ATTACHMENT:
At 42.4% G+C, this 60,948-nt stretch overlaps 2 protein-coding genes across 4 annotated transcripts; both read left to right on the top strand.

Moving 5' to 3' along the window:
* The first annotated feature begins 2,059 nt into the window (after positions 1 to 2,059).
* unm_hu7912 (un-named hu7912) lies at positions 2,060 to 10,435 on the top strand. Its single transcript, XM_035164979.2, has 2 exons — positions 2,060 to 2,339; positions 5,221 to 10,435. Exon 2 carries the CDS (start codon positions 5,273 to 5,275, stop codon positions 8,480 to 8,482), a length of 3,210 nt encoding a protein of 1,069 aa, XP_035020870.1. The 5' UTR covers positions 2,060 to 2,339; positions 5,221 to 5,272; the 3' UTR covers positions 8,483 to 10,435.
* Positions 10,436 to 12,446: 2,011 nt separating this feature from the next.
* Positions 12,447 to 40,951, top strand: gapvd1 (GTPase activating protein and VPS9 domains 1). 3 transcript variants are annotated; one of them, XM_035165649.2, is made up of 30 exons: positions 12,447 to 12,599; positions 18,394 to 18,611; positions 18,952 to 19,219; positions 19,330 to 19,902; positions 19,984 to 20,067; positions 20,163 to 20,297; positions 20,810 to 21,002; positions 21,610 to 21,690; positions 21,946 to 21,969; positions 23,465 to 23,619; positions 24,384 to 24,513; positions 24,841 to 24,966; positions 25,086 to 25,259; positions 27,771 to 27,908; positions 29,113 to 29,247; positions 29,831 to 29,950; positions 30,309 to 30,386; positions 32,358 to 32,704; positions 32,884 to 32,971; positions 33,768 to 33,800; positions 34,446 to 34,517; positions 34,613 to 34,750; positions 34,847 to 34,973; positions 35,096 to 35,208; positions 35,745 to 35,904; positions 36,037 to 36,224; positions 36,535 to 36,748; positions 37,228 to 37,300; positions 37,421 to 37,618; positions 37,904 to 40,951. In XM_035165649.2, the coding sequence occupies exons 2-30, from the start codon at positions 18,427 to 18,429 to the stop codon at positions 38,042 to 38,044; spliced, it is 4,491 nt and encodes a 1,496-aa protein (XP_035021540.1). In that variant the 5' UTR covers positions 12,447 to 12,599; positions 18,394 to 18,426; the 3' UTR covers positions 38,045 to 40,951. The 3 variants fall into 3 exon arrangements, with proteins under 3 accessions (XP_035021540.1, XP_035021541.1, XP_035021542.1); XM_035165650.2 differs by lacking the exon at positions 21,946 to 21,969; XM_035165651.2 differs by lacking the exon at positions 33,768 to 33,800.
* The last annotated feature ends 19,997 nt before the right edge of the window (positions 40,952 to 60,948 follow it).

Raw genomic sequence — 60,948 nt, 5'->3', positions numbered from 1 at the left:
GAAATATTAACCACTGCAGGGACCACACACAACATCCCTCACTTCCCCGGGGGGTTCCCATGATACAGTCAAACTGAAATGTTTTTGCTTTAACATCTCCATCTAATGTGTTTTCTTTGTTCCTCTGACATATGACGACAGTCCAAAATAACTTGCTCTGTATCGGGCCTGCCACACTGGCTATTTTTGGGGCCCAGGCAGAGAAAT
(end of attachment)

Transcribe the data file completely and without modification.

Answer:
At 42.4% G+C, this 60,948-nt stretch overlaps 2 protein-coding genes across 4 annotated transcripts; both read left to right on the top strand.

Moving 5' to 3' along the window:
* The first annotated feature begins 2,059 nt into the window (after positions 1 to 2,059).
* unm_hu7912 (un-named hu7912) lies at positions 2,060 to 10,435 on the top strand. Its single transcript, XM_035164979.2, has 2 exons — positions 2,060 to 2,339; positions 5,221 to 10,435. Exon 2 carries the CDS (start codon positions 5,273 to 5,275, stop codon positions 8,480 to 8,482), a length of 3,210 nt encoding a protein of 1,069 aa, XP_035020870.1. The 5' UTR covers positions 2,060 to 2,339; positions 5,221 to 5,272; the 3' UTR covers positions 8,483 to 10,435.
* Positions 10,436 to 12,446: 2,011 nt separating this feature from the next.
* Positions 12,447 to 40,951, top strand: gapvd1 (GTPase activating protein and VPS9 domains 1). 3 transcript variants are annotated; one of them, XM_035165649.2, is made up of 30 exons: positions 12,447 to 12,599; positions 18,394 to 18,611; positions 18,952 to 19,219; positions 19,330 to 19,902; positions 19,984 to 20,067; positions 20,163 to 20,297; positions 20,810 to 21,002; positions 21,610 to 21,690; positions 21,946 to 21,969; positions 23,465 to 23,619; positions 24,384 to 24,513; positions 24,841 to 24,966; positions 25,086 to 25,259; positions 27,771 to 27,908; positions 29,113 to 29,247; positions 29,831 to 29,950; positions 30,309 to 30,386; positions 32,358 to 32,704; positions 32,884 to 32,971; positions 33,768 to 33,800; positions 34,446 to 34,517; positions 34,613 to 34,750; positions 34,847 to 34,973; positions 35,096 to 35,208; positions 35,745 to 35,904; positions 36,037 to 36,224; positions 36,535 to 36,748; positions 37,228 to 37,300; positions 37,421 to 37,618; positions 37,904 to 40,951. In XM_035165649.2, the coding sequence occupies exons 2-30, from the start codon at positions 18,427 to 18,429 to the stop codon at positions 38,042 to 38,044; spliced, it is 4,491 nt and encodes a 1,496-aa protein (XP_035021540.1). In that variant the 5' UTR covers positions 12,447 to 12,599; positions 18,394 to 18,426; the 3' UTR covers positions 38,045 to 40,951. The 3 variants fall into 3 exon arrangements, with proteins under 3 accessions (XP_035021540.1, XP_035021541.1, XP_035021542.1); XM_035165650.2 differs by lacking the exon at positions 21,946 to 21,969; XM_035165651.2 differs by lacking the exon at positions 33,768 to 33,800.
* The last annotated feature ends 19,997 nt before the right edge of the window (positions 40,952 to 60,948 follow it).

Raw genomic sequence — 60,948 nt, 5'->3', positions numbered from 1 at the left:
GAAATATTAACCACTGCAGGGACCACACACAACATCCCTCACTTCCCCGGGGGGTTCCCATGATACAGTCAAACTGAAATGTTTTTGCTTTAACATCTCCATCTAATGTGTTTTCTTTGTTCCTCTGACATATGACGACAGTCCAAAATAACTTGCTCTGTATCGGGCCTGCCACACTGGCTATTTTTGGGGCCCAGGCAGAGAAAT